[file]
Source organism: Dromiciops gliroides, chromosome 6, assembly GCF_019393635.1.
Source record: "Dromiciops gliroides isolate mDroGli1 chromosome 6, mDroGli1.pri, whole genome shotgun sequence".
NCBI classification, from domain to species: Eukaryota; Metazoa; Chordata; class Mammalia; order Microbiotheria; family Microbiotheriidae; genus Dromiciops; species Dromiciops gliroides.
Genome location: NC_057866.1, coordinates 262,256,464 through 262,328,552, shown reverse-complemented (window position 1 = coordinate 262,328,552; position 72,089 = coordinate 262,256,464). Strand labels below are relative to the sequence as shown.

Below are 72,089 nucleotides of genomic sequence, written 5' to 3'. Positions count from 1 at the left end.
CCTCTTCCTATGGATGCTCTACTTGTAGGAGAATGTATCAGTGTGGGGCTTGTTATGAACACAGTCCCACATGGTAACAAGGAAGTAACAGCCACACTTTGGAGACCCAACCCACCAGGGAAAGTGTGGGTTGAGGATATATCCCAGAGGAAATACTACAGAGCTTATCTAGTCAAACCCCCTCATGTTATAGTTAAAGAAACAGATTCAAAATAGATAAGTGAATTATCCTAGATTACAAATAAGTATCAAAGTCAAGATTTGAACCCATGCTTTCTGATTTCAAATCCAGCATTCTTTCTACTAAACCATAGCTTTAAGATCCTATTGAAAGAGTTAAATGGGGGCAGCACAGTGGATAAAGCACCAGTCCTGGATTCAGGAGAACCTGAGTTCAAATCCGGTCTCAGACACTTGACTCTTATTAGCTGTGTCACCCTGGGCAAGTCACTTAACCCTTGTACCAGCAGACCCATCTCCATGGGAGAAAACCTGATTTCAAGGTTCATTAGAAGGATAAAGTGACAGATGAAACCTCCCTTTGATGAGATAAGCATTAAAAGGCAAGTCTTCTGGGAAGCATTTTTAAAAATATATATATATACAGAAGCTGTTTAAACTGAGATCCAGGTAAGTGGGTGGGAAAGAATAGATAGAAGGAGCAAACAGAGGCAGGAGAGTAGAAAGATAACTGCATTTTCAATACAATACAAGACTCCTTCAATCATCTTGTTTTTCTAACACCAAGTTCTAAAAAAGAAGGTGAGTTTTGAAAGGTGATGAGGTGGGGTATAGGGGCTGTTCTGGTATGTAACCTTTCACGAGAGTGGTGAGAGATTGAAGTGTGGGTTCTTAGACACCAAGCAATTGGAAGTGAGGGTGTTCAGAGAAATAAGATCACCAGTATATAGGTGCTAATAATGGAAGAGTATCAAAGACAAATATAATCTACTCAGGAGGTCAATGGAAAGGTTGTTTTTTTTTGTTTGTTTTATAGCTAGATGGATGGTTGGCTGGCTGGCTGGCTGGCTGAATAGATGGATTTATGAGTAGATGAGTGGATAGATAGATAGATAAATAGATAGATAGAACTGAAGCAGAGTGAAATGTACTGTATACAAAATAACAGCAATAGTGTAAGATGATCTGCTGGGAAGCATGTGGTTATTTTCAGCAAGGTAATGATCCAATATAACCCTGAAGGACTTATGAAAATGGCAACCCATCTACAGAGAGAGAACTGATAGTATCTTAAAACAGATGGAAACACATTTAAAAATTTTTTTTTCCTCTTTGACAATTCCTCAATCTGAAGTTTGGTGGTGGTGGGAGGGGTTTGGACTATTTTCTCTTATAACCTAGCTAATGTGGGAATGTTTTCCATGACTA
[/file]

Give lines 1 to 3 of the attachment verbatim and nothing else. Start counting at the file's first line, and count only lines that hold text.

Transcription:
Source organism: Dromiciops gliroides, chromosome 6, assembly GCF_019393635.1.
Source record: "Dromiciops gliroides isolate mDroGli1 chromosome 6, mDroGli1.pri, whole genome shotgun sequence".
NCBI classification, from domain to species: Eukaryota; Metazoa; Chordata; class Mammalia; order Microbiotheria; family Microbiotheriidae; genus Dromiciops; species Dromiciops gliroides.